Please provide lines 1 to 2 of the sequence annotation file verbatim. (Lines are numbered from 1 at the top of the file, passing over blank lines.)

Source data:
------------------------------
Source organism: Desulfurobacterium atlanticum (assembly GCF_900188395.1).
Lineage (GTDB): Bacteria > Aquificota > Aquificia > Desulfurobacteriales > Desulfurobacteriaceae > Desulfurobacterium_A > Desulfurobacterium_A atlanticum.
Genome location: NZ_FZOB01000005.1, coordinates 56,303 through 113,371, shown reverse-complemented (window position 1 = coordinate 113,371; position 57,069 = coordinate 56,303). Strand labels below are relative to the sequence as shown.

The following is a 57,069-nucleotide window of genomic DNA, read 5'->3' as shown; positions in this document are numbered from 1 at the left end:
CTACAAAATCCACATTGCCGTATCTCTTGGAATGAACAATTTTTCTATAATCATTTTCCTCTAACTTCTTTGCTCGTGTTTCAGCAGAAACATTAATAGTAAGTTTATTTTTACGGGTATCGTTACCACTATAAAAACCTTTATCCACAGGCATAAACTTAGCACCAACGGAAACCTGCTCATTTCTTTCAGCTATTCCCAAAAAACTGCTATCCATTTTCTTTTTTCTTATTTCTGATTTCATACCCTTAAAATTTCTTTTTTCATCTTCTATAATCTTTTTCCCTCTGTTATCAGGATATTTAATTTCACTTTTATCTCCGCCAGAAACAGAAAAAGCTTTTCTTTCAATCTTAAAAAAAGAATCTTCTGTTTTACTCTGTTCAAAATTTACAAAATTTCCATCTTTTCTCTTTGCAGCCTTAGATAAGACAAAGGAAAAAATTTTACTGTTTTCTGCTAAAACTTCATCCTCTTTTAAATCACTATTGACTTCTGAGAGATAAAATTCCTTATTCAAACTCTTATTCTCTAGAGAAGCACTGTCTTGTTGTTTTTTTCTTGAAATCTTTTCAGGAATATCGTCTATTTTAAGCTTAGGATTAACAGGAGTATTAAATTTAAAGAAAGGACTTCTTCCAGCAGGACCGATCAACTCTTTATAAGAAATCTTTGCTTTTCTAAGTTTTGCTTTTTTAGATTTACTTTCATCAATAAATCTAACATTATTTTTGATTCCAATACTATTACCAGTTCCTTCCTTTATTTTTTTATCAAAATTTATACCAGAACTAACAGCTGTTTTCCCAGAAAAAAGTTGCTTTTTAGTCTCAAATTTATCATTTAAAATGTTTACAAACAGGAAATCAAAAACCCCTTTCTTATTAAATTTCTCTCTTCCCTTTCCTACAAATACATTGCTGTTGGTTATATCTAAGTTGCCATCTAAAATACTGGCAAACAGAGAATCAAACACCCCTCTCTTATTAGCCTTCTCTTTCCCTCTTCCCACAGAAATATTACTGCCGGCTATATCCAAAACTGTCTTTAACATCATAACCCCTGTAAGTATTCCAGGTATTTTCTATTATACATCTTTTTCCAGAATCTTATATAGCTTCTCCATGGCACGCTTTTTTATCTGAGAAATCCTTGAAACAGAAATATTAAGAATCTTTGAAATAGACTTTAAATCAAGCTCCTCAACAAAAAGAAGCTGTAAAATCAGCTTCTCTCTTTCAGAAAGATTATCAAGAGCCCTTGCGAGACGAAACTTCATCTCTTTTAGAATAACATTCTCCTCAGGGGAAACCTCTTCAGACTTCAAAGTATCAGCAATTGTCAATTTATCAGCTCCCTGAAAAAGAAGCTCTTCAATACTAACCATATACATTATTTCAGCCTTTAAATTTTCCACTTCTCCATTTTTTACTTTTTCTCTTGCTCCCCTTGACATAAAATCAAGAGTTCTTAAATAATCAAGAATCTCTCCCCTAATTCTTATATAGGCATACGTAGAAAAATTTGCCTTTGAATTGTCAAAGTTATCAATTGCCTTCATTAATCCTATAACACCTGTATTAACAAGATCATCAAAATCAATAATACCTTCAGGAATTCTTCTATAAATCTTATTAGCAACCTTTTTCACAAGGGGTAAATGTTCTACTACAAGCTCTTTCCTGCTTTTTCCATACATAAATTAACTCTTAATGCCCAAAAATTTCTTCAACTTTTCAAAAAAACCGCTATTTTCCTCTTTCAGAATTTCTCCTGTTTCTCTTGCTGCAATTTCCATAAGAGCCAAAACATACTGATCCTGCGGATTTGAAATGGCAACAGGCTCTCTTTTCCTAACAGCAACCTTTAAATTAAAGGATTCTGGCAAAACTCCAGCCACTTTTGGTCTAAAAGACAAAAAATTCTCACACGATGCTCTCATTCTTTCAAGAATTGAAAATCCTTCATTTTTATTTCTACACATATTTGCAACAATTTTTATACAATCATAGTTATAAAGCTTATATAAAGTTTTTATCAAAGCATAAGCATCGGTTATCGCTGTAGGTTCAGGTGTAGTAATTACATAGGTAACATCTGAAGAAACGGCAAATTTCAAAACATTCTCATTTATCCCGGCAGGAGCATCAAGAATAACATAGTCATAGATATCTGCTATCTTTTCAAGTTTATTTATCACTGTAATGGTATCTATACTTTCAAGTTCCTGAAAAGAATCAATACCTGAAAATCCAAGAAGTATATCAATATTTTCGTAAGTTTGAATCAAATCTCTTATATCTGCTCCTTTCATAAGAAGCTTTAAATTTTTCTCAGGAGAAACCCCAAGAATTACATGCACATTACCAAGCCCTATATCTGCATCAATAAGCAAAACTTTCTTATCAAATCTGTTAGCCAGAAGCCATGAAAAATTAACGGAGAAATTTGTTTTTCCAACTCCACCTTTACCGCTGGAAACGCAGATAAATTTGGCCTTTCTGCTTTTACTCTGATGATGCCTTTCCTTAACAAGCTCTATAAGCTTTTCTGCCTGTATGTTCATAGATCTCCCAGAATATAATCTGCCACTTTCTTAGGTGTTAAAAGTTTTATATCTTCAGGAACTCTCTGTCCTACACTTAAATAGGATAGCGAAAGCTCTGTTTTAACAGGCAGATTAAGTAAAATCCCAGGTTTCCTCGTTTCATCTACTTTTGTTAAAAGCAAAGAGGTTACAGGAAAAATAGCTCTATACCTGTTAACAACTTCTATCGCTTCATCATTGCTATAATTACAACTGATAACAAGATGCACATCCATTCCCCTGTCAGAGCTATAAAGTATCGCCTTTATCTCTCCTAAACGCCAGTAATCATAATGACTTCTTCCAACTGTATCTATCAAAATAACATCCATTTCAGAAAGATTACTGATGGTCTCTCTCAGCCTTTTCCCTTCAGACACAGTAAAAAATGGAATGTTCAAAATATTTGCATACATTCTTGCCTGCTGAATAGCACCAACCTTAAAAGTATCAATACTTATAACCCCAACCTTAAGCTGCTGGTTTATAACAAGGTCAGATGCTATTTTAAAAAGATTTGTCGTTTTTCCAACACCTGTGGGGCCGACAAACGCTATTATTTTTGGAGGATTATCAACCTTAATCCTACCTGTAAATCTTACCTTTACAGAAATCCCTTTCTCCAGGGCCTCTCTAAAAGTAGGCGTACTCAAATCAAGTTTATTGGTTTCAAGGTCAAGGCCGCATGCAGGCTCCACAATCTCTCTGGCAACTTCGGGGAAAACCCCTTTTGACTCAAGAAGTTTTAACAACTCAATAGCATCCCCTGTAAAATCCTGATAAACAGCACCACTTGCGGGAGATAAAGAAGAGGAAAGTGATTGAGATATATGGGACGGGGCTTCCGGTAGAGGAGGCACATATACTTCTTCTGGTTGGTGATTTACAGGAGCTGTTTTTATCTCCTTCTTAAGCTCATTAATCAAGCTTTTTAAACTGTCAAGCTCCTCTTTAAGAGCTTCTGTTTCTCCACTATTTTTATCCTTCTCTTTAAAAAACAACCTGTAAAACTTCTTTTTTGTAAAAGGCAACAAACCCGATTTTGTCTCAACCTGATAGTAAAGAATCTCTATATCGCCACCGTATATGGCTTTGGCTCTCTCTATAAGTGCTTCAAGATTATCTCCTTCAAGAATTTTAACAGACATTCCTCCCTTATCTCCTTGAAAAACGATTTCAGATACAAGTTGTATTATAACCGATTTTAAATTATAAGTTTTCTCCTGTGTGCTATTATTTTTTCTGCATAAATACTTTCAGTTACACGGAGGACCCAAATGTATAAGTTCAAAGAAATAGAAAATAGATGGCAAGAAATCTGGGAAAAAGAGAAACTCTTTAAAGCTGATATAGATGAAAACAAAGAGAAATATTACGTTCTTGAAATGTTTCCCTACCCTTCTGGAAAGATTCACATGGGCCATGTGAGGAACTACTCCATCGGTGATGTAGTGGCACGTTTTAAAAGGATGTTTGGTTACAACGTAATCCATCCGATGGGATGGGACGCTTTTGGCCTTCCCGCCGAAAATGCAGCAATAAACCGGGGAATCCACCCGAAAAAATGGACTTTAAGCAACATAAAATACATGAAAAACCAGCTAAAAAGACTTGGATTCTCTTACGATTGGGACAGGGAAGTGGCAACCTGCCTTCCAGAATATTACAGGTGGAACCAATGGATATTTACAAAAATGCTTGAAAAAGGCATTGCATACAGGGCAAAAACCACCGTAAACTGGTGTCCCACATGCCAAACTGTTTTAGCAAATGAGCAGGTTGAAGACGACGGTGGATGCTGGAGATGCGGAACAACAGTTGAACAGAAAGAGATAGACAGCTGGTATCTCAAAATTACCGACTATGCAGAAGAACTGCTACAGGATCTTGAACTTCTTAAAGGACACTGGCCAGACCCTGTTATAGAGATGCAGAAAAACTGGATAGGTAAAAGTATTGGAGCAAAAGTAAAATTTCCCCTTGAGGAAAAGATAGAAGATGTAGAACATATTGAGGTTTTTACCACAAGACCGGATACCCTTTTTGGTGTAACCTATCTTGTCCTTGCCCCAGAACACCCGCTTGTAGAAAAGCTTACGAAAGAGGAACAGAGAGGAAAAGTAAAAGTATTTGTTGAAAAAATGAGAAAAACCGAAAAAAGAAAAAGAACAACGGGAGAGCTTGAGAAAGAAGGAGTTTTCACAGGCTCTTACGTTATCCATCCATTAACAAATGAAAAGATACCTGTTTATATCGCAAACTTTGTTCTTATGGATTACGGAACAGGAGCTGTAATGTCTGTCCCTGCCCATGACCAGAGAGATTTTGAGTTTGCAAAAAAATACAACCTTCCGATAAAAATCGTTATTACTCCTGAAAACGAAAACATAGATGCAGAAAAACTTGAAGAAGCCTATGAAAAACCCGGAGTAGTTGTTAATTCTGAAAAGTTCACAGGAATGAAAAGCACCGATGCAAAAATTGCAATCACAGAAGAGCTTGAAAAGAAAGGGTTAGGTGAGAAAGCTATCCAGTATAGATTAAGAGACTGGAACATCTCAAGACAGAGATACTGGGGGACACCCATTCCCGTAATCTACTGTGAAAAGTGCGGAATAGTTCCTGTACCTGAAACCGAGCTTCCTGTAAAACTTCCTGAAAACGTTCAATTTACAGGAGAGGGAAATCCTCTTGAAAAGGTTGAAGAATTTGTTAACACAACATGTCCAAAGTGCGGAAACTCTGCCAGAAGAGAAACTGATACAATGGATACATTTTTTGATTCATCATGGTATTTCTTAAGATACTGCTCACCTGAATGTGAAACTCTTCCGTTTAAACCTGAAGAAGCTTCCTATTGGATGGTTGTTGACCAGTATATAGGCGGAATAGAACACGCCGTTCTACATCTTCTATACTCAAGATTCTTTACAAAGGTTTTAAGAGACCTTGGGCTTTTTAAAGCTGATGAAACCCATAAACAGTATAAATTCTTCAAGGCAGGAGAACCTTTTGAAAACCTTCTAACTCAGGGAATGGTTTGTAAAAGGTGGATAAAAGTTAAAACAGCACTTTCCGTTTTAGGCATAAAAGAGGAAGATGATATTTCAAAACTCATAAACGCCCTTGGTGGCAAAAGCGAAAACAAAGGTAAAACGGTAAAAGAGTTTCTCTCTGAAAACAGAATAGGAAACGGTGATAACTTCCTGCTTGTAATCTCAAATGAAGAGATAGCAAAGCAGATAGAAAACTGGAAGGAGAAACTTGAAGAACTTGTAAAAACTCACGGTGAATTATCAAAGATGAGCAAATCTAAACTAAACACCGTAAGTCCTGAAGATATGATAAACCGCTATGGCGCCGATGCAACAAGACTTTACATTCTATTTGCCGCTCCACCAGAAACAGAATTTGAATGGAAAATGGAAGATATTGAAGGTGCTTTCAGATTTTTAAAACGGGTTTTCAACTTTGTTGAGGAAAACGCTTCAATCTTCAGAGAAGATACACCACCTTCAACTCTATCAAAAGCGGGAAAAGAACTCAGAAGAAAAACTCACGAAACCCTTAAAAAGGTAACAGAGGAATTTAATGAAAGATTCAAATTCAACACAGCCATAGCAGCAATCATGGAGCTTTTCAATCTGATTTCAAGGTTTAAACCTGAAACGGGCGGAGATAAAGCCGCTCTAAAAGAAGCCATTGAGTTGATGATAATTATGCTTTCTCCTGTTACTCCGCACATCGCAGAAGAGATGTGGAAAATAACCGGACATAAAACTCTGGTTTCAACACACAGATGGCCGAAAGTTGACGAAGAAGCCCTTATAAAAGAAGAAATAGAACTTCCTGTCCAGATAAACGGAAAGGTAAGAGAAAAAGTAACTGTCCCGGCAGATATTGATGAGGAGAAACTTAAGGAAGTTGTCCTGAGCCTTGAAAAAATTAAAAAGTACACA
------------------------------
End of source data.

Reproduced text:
Source organism: Desulfurobacterium atlanticum (assembly GCF_900188395.1).
Lineage (GTDB): Bacteria > Aquificota > Aquificia > Desulfurobacteriales > Desulfurobacteriaceae > Desulfurobacterium_A > Desulfurobacterium_A atlanticum.